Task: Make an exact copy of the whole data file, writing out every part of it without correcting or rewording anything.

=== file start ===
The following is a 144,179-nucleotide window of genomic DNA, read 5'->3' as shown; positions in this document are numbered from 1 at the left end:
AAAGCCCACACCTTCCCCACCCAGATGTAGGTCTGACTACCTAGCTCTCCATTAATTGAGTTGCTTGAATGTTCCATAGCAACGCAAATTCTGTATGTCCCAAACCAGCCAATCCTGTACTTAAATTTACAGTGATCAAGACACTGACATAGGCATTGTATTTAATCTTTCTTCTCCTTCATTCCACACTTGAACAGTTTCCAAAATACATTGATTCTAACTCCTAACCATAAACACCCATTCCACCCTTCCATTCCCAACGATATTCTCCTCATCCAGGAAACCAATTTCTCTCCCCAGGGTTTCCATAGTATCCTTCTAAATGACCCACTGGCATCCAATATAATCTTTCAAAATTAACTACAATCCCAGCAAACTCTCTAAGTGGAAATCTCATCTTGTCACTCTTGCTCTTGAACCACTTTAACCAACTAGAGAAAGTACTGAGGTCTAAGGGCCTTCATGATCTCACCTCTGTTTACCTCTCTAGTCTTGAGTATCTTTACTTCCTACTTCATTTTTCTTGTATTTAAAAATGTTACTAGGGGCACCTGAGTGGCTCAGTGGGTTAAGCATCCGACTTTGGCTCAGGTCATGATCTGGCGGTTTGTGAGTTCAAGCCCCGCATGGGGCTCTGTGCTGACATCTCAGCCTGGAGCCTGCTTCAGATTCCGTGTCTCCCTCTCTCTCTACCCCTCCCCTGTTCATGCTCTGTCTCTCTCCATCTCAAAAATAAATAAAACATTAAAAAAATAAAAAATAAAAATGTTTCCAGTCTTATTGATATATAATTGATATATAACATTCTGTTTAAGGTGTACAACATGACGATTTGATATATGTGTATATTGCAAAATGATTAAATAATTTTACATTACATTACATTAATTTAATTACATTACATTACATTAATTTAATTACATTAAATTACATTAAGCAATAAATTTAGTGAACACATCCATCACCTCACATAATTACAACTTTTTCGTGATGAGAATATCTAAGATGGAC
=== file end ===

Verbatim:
The following is a 144,179-nucleotide window of genomic DNA, read 5'->3' as shown; positions in this document are numbered from 1 at the left end:
AAAGCCCACACCTTCCCCACCCAGATGTAGGTCTGACTACCTAGCTCTCCATTAATTGAGTTGCTTGAATGTTCCATAGCAACGCAAATTCTGTATGTCCCAAACCAGCCAATCCTGTACTTAAATTTACAGTGATCAAGACACTGACATAGGCATTGTATTTAATCTTTCTTCTCCTTCATTCCACACTTGAACAGTTTCCAAAATACATTGATTCTAACTCCTAACCATAAACACCCATTCCACCCTTCCATTCCCAACGATATTCTCCTCATCCAGGAAACCAATTTCTCTCCCCAGGGTTTCCATAGTATCCTTCTAAATGACCCACTGGCATCCAATATAATCTTTCAAAATTAACTACAATCCCAGCAAACTCTCTAAGTGGAAATCTCATCTTGTCACTCTTGCTCTTGAACCACTTTAACCAACTAGAGAAAGTACTGAGGTCTAAGGGCCTTCATGATCTCACCTCTGTTTACCTCTCTAGTCTTGAGTATCTTTACTTCCTACTTCATTTTTCTTGTATTTAAAAATGTTACTAGGGGCACCTGAGTGGCTCAGTGGGTTAAGCATCCGACTTTGGCTCAGGTCATGATCTGGCGGTTTGTGAGTTCAAGCCCCGCATGGGGCTCTGTGCTGACATCTCAGCCTGGAGCCTGCTTCAGATTCCGTGTCTCCCTCTCTCTCTACCCCTCCCCTGTTCATGCTCTGTCTCTCTCCATCTCAAAAATAAATAAAACATTAAAAAAATAAAAAATAAAAATGTTTCCAGTCTTATTGATATATAATTGATATATAACATTCTGTTTAAGGTGTACAACATGACGATTTGATATATGTGTATATTGCAAAATGATTAAATAATTTTACATTACATTACATTAATTTAATTACATTACATTACATTAATTTAATTACATTAAATTACATTAAGCAATAAATTTAGTGAACACATCCATCACCTCACATAATTACAACTTTTTCGTGATGAGAATATCTAAGATGGAC